I knew it was a big deal to go because my son said to his older brother, “Will you come with? I don’t want to go alone.”

He said, “No! I’m not going, I’m not gay!”

I said, “You are going to support your brother.”

The three of us walked in. I paused. The kids were SO gay. Like, get-beaten-up-at-school gay. I had never seen such young kids being so obviously gay.

My son did not pause at all, so I followed.

One kid introduced himself immediately. Then another. Another kid said he’d give a tour. Other kids joined the tour. They offered him snacks. My son motioned to me and his brother to get lost, and then they all disappeared.

Thirty minutes went by. Forty-five.

He came back glowing. Self-confident like I had never seen him before. Then he asked me if we could go to a cupcake shop: “To celebrate!”

He gushed about how great the kids were. He said he felt so comfortable, and understood. He said, “They walk and talk like me, and they care about what I care about.”

He said they asked him what his preferred pronoun is.

“Really?” I said, “Do you have a pronoun?”

“I didn’t even know what a pronoun is. But they told me. So now I know my pronouns are he and him.”

While he was telling his stories he had way more affect than I had ever seen him have. The visit to The Attic freed him, and I hadn’t even known he needed freeing.

He wanted to go back the next day. So we did. But as soon as we got there they told us he is too young to be there. The laws in Pennsylvania say he has to be 14.

That was a very bad day.

I got the name of a therapist from a friend of a friend.

My son said no.

“Just go once,” I told him.

From her my son learned how to tell girls he doesn’t want to kiss them. But he also learned that it’s okay to want to kiss them. Everything is okay if it feels okay.

From the therapist I learned that everything I know is outdated. For example, I’m pretty sure kids don’t “come out” anymore, because it’s too binary. And “you’ll change when you get older” is a disrespectful response because we can know our sexual preference for right now and that’s all that matters. I learned that kids are coming out younger and younger because, as said, “Being gay is not about sexuality — it’s an outlook.”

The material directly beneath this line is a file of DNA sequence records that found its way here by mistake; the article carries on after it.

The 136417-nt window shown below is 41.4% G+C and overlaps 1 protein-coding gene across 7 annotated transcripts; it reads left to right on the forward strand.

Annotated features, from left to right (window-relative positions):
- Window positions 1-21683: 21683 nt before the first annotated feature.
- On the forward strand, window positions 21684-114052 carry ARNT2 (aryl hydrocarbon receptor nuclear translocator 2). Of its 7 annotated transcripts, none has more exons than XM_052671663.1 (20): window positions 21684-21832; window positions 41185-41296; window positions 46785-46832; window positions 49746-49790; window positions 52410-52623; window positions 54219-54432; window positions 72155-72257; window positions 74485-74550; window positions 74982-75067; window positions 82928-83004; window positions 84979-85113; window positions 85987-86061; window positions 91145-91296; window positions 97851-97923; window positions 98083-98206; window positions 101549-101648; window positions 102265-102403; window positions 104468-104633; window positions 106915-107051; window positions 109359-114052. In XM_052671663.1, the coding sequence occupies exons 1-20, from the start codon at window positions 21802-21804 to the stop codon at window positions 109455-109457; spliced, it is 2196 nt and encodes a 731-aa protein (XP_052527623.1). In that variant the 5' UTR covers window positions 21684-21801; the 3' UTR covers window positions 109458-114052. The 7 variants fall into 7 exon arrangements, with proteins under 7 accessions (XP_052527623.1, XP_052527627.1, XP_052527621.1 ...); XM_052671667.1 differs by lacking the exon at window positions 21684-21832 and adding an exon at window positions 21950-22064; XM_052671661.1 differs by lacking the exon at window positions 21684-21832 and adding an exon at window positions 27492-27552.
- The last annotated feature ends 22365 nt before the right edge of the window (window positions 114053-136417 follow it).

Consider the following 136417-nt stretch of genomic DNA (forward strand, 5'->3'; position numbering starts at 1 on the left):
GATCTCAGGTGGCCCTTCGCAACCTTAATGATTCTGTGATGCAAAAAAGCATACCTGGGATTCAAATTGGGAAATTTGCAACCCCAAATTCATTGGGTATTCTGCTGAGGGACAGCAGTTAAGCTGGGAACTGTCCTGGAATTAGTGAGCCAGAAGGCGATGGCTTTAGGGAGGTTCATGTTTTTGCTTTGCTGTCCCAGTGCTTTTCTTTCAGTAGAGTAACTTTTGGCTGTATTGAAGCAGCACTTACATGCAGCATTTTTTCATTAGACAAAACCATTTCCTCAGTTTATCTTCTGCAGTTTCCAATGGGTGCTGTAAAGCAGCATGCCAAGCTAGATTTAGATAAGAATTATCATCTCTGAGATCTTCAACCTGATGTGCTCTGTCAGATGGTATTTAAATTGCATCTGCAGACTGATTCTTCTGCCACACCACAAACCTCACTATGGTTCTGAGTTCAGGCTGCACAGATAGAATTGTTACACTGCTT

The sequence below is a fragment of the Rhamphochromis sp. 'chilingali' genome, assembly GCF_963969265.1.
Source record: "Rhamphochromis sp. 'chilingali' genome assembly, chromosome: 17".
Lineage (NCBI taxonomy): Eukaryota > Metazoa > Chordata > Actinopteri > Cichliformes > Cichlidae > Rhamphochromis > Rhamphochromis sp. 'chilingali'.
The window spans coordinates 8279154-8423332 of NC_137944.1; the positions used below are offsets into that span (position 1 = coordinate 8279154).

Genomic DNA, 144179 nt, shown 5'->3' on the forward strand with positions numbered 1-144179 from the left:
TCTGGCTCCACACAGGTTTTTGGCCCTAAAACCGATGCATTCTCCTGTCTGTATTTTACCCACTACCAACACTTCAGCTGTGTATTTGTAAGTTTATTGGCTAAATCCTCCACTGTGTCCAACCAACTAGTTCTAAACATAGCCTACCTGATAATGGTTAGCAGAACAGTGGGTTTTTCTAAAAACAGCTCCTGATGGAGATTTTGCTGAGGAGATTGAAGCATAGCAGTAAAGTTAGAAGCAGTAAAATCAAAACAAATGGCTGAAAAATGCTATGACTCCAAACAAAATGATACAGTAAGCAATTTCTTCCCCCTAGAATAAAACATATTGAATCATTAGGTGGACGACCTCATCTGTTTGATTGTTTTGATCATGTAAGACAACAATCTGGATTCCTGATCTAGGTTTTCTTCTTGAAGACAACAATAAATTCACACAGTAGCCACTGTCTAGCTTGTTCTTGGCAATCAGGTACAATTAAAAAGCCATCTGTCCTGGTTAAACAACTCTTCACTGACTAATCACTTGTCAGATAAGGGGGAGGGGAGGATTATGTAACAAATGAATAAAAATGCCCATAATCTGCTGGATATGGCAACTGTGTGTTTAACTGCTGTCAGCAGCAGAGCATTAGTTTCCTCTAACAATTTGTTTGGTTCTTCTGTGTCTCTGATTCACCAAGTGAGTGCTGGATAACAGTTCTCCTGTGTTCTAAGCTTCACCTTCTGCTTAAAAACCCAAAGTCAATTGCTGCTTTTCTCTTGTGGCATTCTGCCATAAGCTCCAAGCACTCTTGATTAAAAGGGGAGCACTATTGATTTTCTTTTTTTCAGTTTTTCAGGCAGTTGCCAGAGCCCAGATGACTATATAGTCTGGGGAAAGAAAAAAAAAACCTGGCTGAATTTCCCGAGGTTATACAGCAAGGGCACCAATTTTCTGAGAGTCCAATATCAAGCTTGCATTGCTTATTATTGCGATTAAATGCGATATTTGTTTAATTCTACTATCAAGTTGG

“What?!” That’s what I said when she told me that.

And she said to my son, “I can understand why that doesn’t make sense to your mom. Does it make sense to you?”

My son said, “Yes.”

Now my son goes to the therapist alone. Once every week.

He told some basketball players, and nothing changed. Just as he hoped.

And this morning he said, “Mom, you should write a post. I don’t care who knows I’m gay. And maybe it’ll help someone.”

I worried about telling his story poorly. But actually, I’m telling you my story, of finding out my son is gay. And the story will change. Because that’s what stories do.

Other people have learned the infinite versions of one life lived from stories by Mark Twain or interviews with Susanna Kaysen. From writing resumes, I have learned that the idea of one, true story is a myth. A resume is only one snapshot of your life, and you actually have infinite ways to tell the story of your work.

The best story writers realize that no matter if the story is true or not, it’s a real story for the writer. That relieves an author of pressure to tell “the true story” or “the right story.” And the best resume writers realize that what you leave out may change the arc of the story but does not make it untrue.

I have left so much out of this story. More will come later, when it matters, perhaps. Other characters will emerge. Some will feel not so important. But for now, this is the story of how to have a son who comes out at 12 years old. How to help him. And how to leave a story behind for another mother to add to when she is searching like I did.